in the Black Horse cavalry, under Gen.
Belden. He was for many years a
member of the old Washington volup-
teer Canton fire company. At an early
age he connected himself with the Ger
man Reformed church and while not
an active member, always took much
Interest In the affairs of the church. He
and the late Louis Schaffer did much
to have Canton become a station on the
Ft. Wayne road when It was being
built, and beBlde taking stock them
selves succeeded In persuading others
to do SO. Hp. John Mnllnp nml ncirc.
Raff, all of whom have since died, were
instrumental In having Canton made
the county seat of Stark county. There
was quite a fight on at that time, and
the votes of these three members cut
Masslllon out from being the county
He was a vigorous man and was lithe
and supple as a boy, although S8 years,
four months and thirteen days of nge.
On the evenlntr nf .Tnlv 4h tin wra
stricken with paralysis. Saturday
evening tne second attack prostrated
him to such an extent that he never
rallied. For 70 vears he has llviil in
Canton, and wns known by nearly
every person, two sons, Adam and
Fred and two daughters, Mrs. Andrede
Schacdler and Mnrv Vntrplfrownnn- etir.
vlve him. Ho was a brother to the late
Frederick Vogelgesang, and was an
uncle of Lewis, Thomas, Charles, Wil
liam. Robert and John Vogelgesang,
and Mrs. Amlel Bender, Mrs. Fred Mc
Cloud, and Mrs. Frank Erck.
The funeral service will lnUe nlnno
from his late residence at 2 o'clock,
Tuesday nfternoon. Rev. E. P. Her
bruck, pastdr Trinity Reformed
church, will officiate. The Interment
will take place at Rowland's ceme
tery. DR. A. C. BRANT
Writes to Mr. Thomas Lennon
On His Trip Through
Mr. Thomas Lennon, of Housel street,
recently received an Interesting letter
from Dr. A. C. Brant, who is traveling
In Europe. Mr. Lennon kindly handed
It to the News-Democrat and the letter
Hotel Russell, Russell Square,
London, W. C, July 1, 1300.
My dear friend Tom Lennon:
As I passed through Ireland and first
saw Irish soil, I thought of you and I
thought no Irishman would appreciate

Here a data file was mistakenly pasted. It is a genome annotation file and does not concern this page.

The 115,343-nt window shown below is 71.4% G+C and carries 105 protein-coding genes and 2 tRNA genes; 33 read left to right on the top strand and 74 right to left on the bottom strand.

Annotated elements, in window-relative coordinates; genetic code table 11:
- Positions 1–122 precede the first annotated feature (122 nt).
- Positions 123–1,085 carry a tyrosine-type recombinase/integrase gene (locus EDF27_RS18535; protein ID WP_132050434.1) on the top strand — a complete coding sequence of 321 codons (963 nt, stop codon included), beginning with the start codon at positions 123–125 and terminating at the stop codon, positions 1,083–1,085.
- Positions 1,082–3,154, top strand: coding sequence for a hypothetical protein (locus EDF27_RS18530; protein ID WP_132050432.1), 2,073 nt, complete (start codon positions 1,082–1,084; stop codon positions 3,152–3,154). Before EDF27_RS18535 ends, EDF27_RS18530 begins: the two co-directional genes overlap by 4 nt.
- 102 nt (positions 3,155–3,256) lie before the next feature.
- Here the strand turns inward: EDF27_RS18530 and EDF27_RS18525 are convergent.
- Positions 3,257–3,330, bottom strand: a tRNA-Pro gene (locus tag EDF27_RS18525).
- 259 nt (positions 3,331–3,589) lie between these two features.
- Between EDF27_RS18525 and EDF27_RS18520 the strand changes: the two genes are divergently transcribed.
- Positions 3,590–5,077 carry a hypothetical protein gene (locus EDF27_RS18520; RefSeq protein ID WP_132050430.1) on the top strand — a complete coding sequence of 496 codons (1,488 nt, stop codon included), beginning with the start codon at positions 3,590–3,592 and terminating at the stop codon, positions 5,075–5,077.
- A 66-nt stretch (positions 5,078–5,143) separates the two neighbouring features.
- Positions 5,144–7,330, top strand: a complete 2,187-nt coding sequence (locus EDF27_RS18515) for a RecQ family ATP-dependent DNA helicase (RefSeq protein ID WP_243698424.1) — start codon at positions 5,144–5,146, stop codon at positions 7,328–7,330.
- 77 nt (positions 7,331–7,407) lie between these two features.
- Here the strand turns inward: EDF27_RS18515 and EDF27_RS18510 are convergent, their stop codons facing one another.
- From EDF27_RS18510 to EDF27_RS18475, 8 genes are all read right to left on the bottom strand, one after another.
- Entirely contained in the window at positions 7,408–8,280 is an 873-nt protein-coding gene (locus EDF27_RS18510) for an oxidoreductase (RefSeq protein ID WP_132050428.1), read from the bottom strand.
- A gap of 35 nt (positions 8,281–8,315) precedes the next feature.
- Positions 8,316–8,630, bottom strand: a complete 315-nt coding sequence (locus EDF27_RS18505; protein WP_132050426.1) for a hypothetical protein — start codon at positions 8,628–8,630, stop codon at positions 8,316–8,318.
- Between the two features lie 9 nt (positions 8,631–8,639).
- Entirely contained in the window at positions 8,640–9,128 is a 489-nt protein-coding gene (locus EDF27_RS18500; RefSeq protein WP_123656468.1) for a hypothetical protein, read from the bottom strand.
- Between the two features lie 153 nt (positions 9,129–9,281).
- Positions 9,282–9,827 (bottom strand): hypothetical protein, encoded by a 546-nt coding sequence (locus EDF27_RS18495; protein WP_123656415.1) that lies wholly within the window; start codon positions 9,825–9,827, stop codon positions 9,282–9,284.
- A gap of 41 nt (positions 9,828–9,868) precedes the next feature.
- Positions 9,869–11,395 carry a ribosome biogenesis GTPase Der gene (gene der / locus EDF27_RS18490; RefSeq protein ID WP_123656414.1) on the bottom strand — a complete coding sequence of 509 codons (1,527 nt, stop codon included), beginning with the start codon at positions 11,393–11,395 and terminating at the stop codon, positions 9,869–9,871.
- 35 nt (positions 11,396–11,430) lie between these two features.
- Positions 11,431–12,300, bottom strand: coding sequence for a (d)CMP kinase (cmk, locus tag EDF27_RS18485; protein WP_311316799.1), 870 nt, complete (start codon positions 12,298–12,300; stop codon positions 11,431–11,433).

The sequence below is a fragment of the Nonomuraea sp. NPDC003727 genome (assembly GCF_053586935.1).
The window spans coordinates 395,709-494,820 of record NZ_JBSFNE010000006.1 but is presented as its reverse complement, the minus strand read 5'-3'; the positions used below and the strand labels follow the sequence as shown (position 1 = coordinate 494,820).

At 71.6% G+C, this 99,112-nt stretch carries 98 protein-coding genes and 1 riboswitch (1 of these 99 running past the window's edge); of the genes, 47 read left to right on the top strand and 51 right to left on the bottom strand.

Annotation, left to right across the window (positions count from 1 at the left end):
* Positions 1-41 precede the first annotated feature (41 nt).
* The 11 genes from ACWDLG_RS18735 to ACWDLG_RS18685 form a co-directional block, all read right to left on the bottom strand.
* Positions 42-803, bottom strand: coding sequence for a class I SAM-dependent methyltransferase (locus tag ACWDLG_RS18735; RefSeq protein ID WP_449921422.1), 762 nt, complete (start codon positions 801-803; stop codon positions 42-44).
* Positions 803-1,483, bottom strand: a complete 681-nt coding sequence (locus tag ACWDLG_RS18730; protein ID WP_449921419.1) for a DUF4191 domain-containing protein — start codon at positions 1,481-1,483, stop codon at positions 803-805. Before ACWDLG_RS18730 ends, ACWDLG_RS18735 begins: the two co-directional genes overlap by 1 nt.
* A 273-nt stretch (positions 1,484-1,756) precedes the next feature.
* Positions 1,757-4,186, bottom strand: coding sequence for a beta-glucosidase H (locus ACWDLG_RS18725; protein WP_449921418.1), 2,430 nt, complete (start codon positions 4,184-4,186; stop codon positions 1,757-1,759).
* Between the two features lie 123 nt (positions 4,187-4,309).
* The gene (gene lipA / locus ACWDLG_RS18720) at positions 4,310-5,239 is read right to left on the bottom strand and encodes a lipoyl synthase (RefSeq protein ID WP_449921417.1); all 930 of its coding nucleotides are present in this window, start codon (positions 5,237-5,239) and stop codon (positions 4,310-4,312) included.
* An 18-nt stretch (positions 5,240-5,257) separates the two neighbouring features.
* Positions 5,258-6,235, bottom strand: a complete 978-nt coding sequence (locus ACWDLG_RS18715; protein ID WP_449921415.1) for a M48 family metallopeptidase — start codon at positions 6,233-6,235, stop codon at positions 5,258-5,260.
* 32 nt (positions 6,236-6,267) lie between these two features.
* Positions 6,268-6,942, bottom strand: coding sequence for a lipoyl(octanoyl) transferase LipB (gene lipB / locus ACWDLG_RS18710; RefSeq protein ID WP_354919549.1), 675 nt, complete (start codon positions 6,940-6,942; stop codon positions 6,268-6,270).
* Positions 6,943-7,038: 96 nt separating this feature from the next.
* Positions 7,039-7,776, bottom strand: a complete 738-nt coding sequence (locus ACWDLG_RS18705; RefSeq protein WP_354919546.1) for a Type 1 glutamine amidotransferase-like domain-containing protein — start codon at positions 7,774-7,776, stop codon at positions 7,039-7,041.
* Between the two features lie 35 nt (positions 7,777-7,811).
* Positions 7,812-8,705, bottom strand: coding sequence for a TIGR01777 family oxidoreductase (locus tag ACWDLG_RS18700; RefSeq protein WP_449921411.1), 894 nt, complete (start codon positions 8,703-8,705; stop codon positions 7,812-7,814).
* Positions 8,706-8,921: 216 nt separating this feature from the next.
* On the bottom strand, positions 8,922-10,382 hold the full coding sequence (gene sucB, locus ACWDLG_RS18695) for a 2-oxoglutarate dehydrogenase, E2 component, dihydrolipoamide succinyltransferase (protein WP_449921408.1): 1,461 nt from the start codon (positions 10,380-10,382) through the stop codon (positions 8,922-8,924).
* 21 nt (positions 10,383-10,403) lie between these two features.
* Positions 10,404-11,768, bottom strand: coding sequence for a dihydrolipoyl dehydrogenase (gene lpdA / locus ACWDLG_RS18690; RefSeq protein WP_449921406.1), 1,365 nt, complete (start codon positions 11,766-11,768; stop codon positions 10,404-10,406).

the Shamrock and a specimen of Irish
soil more, than you and I enclose a spec
imen from Dublin and I hope it will
bring back to you many pleasant mem
ories of your native country. We had
a pleasant trip through Ireland, Scot
land and so far InEnglar -1. This city
of London Is a great place and there
are many Interesting places to visit. We
leave for Paris Tuesday and will be
there on the Fourth of July which will
be U. S. day at the exposition. It will
also be a grand Democratic day In the
U. S. at Kansas City. Kindest regards
to your family and friends. Yours
truly, A. C. BRANT.
One of the Growing Financial
Institutions of the City.
THE LOCATION IS
At the Northeast Corner of Cleveland
Avenue and TuacarawaaStreet-Ciettlng
Liberal Shure of the Hanking
The Canton State bank, located at 237
West Tuscarawas street, Is one of the
progressive and growing financial In
stitutions of this city, of which her citi
zens may well be proud. Although this
bank was open for business as recently
as tho 21st of May, It not only has en
deared Itself to the public confidence,
but is receiving a very liberal share of
business of our citizens which is quite
gratifying to the manigement.
The capital stock of the bank has been
placed at $100,000 and the ample re
sources at tho command of the directors
enables It to meet any demand that may
be made upon them.
The location of the bank Is exception
ally good and In easy access to the mer
cantile and business interests of the
city. The fixtures are of the very latest
patterns, the room Is handsomely deco
rated and everything In the Interior Is
arranged with a view to comfort and
convenience. The bank Is prepared to
pay a liberal rate of Interest on time
deposits and savings account, compat
ible with safo banking business. The
board of directors and officials comprise
the following: Dr. A. C. Brant, presi
dent; William L. Davis, vice president;
C. D. Bachtel, cashier; A. A. Thayer,
Judson A. Wann, Mount H. Hosier, Wil
liam Wagner, William R. Zollinger and
These gentlemen need no Introduction
to tho public. They nre all well known
business nnd professional men of this
city, who having made a success of their
business, mny be relied upon to man
age the affairs of tho bank In the same
wise and efficient manner that has al
ways characterized the conduct of their
private affairs. They are men in whom
the public repose every confidence and
the very liberal support thus far given
this bank Is evidence of this fact.
Mr. Bachtel, the cashier, held a very
responsible position with the George D.